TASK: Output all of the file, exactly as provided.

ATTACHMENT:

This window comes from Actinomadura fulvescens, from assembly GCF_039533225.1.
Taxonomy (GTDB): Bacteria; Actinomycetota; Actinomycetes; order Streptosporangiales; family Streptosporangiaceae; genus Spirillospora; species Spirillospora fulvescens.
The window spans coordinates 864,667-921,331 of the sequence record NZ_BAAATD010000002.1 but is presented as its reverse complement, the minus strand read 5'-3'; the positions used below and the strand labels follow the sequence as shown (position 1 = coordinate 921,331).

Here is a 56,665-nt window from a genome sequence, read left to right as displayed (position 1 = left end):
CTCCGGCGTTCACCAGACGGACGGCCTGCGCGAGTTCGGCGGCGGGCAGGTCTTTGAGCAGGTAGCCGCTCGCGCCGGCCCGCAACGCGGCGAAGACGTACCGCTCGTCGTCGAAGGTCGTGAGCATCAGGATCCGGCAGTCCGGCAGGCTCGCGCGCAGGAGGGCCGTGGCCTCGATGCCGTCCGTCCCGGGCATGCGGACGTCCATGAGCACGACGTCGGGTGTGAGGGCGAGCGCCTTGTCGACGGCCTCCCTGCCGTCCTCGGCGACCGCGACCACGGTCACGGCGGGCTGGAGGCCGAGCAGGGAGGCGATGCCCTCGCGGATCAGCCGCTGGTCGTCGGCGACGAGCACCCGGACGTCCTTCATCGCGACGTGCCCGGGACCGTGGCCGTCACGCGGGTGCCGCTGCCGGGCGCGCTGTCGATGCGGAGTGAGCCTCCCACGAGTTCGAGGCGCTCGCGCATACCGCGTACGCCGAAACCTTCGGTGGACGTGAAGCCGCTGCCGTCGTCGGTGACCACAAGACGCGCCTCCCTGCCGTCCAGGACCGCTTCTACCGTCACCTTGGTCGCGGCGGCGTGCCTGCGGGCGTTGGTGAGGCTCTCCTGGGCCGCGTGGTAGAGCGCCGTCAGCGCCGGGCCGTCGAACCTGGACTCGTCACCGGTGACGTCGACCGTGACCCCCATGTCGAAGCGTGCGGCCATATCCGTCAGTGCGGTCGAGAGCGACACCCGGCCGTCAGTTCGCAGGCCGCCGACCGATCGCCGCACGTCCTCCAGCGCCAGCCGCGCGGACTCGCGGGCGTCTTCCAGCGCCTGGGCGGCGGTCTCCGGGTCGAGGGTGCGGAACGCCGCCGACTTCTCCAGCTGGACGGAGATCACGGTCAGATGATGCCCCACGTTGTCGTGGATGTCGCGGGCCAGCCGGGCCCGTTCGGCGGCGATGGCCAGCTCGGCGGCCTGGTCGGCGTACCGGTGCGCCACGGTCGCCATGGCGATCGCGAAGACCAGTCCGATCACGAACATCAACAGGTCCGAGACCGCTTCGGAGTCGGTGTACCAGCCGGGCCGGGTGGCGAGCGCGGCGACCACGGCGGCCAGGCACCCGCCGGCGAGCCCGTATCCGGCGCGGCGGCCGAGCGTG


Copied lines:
This window comes from Actinomadura fulvescens, from assembly GCF_039533225.1.
Taxonomy (GTDB): Bacteria; Actinomycetota; Actinomycetes; order Streptosporangiales; family Streptosporangiaceae; genus Spirillospora; species Spirillospora fulvescens.
The window spans coordinates 864,667-921,331 of the sequence record NZ_BAAATD010000002.1 but is presented as its reverse complement, the minus strand read 5'-3'; the positions used below and the strand labels follow the sequence as shown (position 1 = coordinate 921,331).

Here is a 56,665-nt window from a genome sequence, read left to right as displayed (position 1 = left end):
CTCCGGCGTTCACCAGACGGACGGCCTGCGCGAGTTCGGCGGCGGGCAGGTCTTTGAGCAGGTAGCCGCTCGCGCCGGCCCGCAACGCGGCGAAGACGTACCGCTCGTCGTCGAAGGTCGTGAGCATCAGGATCCGGCAGTCCGGCAGGCTCGCGCGCAGGAGGGCCGTGGCCTCGATGCCGTCCGTCCCGGGCATGCGGACGTCCATGAGCACGACGTCGGGTGTGAGGGCGAGCGCCTTGTCGACGGCCTCCCTGCCGTCCTCGGCGACCGCGACCACGGTCACGGCGGGCTGGAGGCCGAGCAGGGAGGCGATGCCCTCGCGGATCAGCCGCTGGTCGTCGGCGACGAGCACCCGGACGTCCTTCATCGCGACGTGCCCGGGACCGTGGCCGTCACGCGGGTGCCGCTGCCGGGCGCGCTGTCGATGCGGAGTGAGCCTCCCACGAGTTCGAGGCGCTCGCGCATACCGCGTACGCCGAAACCTTCGGTGGACGTGAAGCCGCTGCCGTCGTCGGTGACCACAAGACGCGCCTCCCTGCCGTCCAGGACCGCTTCTACCGTCACCTTGGTCGCGGCGGCGTGCCTGCGGGCGTTGGTGAGGCTCTCCTGGGCCGCGTGGTAGAGCGCCGTCAGCGCCGGGCCGTCGAACCTGGACTCGTCACCGGTGACGTCGACCGTGACCCCCATGTCGAAGCGTGCGGCCATATCCGTCAGTGCGGTCGAGAGCGACACCCGGCCGTCAGTTCGCAGGCCGCCGACCGATCGCCGCACGTCCTCCAGCGCCAGCCGCGCGGACTCGCGGGCGTCTTCCAGCGCCTGGGCGGCGGTCTCCGGGTCGAGGGTGCGGAACGCCGCCGACTTCTCCAGCTGGACGGAGATCACGGTCAGATGATGCCCCACGTTGTCGTGGATGTCGCGGGCCAGCCGGGCCCGTTCGGCGGCGATGGCCAGCTCGGCGGCCTGGTCGGCGTACCGGTGCGCCACGGTCGCCATGGCGATCGCGAAGACCAGTCCGATCACGAACATCAACAGGTCCGAGACCGCTTCGGAGTCGGTGTACCAGCCGGGCCGGGTGGCGAGCGCGGCGACCACGGCGGCCAGGCACCCGCCGGCGAGCCCGTATCCGGCGCGGCGGCCGAGCGTG